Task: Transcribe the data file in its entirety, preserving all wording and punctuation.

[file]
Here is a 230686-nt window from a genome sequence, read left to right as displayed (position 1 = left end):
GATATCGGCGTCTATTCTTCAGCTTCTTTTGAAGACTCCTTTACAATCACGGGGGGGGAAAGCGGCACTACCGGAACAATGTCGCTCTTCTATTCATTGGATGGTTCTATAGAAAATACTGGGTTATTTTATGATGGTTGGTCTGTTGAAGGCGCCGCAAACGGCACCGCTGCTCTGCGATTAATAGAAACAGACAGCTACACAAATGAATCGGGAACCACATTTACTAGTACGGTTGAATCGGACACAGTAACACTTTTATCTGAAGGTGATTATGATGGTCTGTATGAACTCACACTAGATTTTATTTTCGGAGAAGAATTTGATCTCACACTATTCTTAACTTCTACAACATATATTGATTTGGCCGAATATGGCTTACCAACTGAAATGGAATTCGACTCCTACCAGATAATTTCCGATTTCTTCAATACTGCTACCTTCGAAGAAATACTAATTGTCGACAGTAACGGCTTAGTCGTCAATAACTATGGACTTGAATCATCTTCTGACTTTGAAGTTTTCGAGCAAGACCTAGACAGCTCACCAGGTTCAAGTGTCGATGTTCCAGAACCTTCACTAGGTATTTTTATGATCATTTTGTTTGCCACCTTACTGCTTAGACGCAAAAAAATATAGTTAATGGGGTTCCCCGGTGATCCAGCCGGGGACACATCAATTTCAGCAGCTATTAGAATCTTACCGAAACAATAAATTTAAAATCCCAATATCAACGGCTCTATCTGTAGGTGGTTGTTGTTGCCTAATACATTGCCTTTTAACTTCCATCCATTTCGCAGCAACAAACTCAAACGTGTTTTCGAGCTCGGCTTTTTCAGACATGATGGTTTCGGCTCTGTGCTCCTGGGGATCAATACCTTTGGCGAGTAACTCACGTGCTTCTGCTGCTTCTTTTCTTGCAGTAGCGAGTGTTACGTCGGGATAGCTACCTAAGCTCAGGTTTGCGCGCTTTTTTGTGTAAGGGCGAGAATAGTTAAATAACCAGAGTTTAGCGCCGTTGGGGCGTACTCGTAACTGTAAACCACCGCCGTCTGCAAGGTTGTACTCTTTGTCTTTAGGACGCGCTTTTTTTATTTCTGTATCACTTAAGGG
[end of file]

Here is a 230686-nt window from a genome sequence, read left to right as displayed (position 1 = left end):
GATATCGGCGTCTATTCTTCAGCTTCTTTTGAAGACTCCTTTACAATCACGGGGGGGGAAAGCGGCACTACCGGAACAATGTCGCTCTTCTATTCATTGGATGGTTCTATAGAAAATACTGGGTTATTTTATGATGGTTGGTCTGTTGAAGGCGCCGCAAACGGCACCGCTGCTCTGCGATTAATAGAAACAGACAGCTACACAAATGAATCGGGAACCACATTTACTAGTACGGTTGAATCGGACACAGTAACACTTTTATCTGAAGGTGATTATGATGGTCTGTATGAACTCACACTAGATTTTATTTTCGGAGAAGAATTTGATCTCACACTATTCTTAACTTCTACAACATATATTGATTTGGCCGAATATGGCTTACCAACTGAAATGGAATTCGACTCCTACCAGATAATTTCCGATTTCTTCAATACTGCTACCTTCGAAGAAATACTAATTGTCGACAGTAACGGCTTAGTCGTCAATAACTATGGACTTGAATCATCTTCTGACTTTGAAGTTTTCGAGCAAGACCTAGACAGCTCACCAGGTTCAAGTGTCGATGTTCCAGAACCTTCACTAGGTATTTTTATGATCATTTTGTTTGCCACCTTACTGCTTAGACGCAAAAAAATATAGTTAATGGGGTTCCCCGGTGATCCAGCCGGGGACACATCAATTTCAGCAGCTATTAGAATCTTACCGAAACAATAAATTTAAAATCCCAATATCAACGGCTCTATCTGTAGGTGGTTGTTGTTGCCTAATACATTGCCTTTTAACTTCCATCCATTTCGCAGCAACAAACTCAAACGTGTTTTCGAGCTCGGCTTTTTCAGACATGATGGTTTCGGCTCTGTGCTCCTGGGGATCAATACCTTTGGCGAGTAACTCACGTGCTTCTGCTGCTTCTTTTCTTGCAGTAGCGAGTGTTACGTCGGGATAGCTACCTAAGCTCAGGTTTGCGCGCTTTTTTGTGTAAGGGCGAGAATAGTTAAATAACCAGAGTTTAGCGCCGTTGGGGCGTACTCGTAACTGTAAACCACCGCCGTCTGCAAGGTTGTACTCTTTGTCTTTAGGACGCGCTTTTTTTATTTCTGTATCACTTAAGGG